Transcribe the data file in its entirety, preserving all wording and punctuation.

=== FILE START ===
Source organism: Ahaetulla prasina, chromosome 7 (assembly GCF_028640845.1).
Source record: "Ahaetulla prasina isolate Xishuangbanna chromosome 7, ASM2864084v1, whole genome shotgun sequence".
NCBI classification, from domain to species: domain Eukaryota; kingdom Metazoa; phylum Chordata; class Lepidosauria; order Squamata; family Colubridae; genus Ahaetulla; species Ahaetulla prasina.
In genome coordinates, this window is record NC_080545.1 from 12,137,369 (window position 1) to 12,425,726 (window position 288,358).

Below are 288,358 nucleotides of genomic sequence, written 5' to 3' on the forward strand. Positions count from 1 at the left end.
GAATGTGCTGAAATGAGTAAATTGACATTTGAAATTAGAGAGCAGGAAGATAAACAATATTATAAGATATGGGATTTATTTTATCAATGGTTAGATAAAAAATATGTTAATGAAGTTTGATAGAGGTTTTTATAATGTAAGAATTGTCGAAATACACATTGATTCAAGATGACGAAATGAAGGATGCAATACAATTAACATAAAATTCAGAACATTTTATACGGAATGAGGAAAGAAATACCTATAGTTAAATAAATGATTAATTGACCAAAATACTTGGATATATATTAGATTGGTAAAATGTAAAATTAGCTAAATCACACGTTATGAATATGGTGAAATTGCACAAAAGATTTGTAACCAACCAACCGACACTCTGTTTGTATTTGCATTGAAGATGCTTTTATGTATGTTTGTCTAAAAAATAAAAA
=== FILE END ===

Source organism: Ahaetulla prasina, chromosome 7 (assembly GCF_028640845.1).
Source record: "Ahaetulla prasina isolate Xishuangbanna chromosome 7, ASM2864084v1, whole genome shotgun sequence".
NCBI classification, from domain to species: domain Eukaryota; kingdom Metazoa; phylum Chordata; class Lepidosauria; order Squamata; family Colubridae; genus Ahaetulla; species Ahaetulla prasina.
In genome coordinates, this window is record NC_080545.1 from 12,137,369 (window position 1) to 12,425,726 (window position 288,358).

Below are 288,358 nucleotides of genomic sequence, written 5' to 3' on the forward strand. Positions count from 1 at the left end.
GAATGTGCTGAAATGAGTAAATTGACATTTGAAATTAGAGAGCAGGAAGATAAACAATATTATAAGATATGGGATTTATTTTATCAATGGTTAGATAAAAAATATGTTAATGAAGTTTGATAGAGGTTTTTATAATGTAAGAATTGTCGAAATACACATTGATTCAAGATGACGAAATGAAGGATGCAATACAATTAACATAAAATTCAGAACATTTTATACGGAATGAGGAAAGAAATACCTATAGTTAAATAAATGATTAATTGACCAAAATACTTGGATATATATTAGATTGGTAAAATGTAAAATTAGCTAAATCACACGTTATGAATATGGTGAAATTGCACAAAAGATTTGTAACCAACCAACCGACACTCTGTTTGTATTTGCATTGAAGATGCTTTTATGTATGTTTGTCTAAAAAATAAAAA